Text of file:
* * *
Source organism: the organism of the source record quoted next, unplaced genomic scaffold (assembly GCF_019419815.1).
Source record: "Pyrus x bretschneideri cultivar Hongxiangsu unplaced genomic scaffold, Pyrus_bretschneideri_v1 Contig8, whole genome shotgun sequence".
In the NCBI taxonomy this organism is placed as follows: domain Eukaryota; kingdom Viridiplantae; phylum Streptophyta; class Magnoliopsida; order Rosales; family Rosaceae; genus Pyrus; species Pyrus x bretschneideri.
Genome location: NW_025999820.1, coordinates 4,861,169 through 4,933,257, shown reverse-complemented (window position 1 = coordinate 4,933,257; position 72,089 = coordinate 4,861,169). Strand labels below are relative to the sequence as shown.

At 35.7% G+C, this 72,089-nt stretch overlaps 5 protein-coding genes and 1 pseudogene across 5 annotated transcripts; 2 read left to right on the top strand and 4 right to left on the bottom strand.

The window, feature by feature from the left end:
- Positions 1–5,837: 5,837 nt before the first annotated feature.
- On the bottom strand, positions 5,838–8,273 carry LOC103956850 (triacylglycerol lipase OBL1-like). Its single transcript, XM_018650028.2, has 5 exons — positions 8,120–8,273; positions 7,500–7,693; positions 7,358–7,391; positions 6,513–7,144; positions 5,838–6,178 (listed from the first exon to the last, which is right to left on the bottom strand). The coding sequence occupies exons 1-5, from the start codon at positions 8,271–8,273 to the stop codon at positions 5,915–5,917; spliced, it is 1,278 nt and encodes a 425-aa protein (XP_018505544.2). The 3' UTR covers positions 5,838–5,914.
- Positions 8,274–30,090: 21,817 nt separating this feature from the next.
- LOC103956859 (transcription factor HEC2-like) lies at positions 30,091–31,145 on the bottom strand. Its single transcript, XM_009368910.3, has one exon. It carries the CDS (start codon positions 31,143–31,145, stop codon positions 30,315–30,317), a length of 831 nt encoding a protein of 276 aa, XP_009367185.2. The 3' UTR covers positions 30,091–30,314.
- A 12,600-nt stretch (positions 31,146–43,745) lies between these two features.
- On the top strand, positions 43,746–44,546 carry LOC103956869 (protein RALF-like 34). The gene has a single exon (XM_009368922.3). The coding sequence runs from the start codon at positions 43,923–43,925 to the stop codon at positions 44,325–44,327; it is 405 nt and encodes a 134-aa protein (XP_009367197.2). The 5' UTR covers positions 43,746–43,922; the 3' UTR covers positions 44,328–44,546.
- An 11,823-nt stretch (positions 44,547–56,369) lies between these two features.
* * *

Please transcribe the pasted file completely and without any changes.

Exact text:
Source organism: the organism of the source record quoted next, unplaced genomic scaffold (assembly GCF_019419815.1).
Source record: "Pyrus x bretschneideri cultivar Hongxiangsu unplaced genomic scaffold, Pyrus_bretschneideri_v1 Contig8, whole genome shotgun sequence".
In the NCBI taxonomy this organism is placed as follows: domain Eukaryota; kingdom Viridiplantae; phylum Streptophyta; class Magnoliopsida; order Rosales; family Rosaceae; genus Pyrus; species Pyrus x bretschneideri.
Genome location: NW_025999820.1, coordinates 4,861,169 through 4,933,257, shown reverse-complemented (window position 1 = coordinate 4,933,257; position 72,089 = coordinate 4,861,169). Strand labels below are relative to the sequence as shown.

At 35.7% G+C, this 72,089-nt stretch overlaps 5 protein-coding genes and 1 pseudogene across 5 annotated transcripts; 2 read left to right on the top strand and 4 right to left on the bottom strand.

The window, feature by feature from the left end:
- Positions 1–5,837: 5,837 nt before the first annotated feature.
- On the bottom strand, positions 5,838–8,273 carry LOC103956850 (triacylglycerol lipase OBL1-like). Its single transcript, XM_018650028.2, has 5 exons — positions 8,120–8,273; positions 7,500–7,693; positions 7,358–7,391; positions 6,513–7,144; positions 5,838–6,178 (listed from the first exon to the last, which is right to left on the bottom strand). The coding sequence occupies exons 1-5, from the start codon at positions 8,271–8,273 to the stop codon at positions 5,915–5,917; spliced, it is 1,278 nt and encodes a 425-aa protein (XP_018505544.2). The 3' UTR covers positions 5,838–5,914.
- Positions 8,274–30,090: 21,817 nt separating this feature from the next.
- LOC103956859 (transcription factor HEC2-like) lies at positions 30,091–31,145 on the bottom strand. Its single transcript, XM_009368910.3, has one exon. It carries the CDS (start codon positions 31,143–31,145, stop codon positions 30,315–30,317), a length of 831 nt encoding a protein of 276 aa, XP_009367185.2. The 3' UTR covers positions 30,091–30,314.
- A 12,600-nt stretch (positions 31,146–43,745) lies between these two features.
- On the top strand, positions 43,746–44,546 carry LOC103956869 (protein RALF-like 34). The gene has a single exon (XM_009368922.3). The coding sequence runs from the start codon at positions 43,923–43,925 to the stop codon at positions 44,325–44,327; it is 405 nt and encodes a 134-aa protein (XP_009367197.2). The 5' UTR covers positions 43,746–43,922; the 3' UTR covers positions 44,328–44,546.
- An 11,823-nt stretch (positions 44,547–56,369) lies between these two features.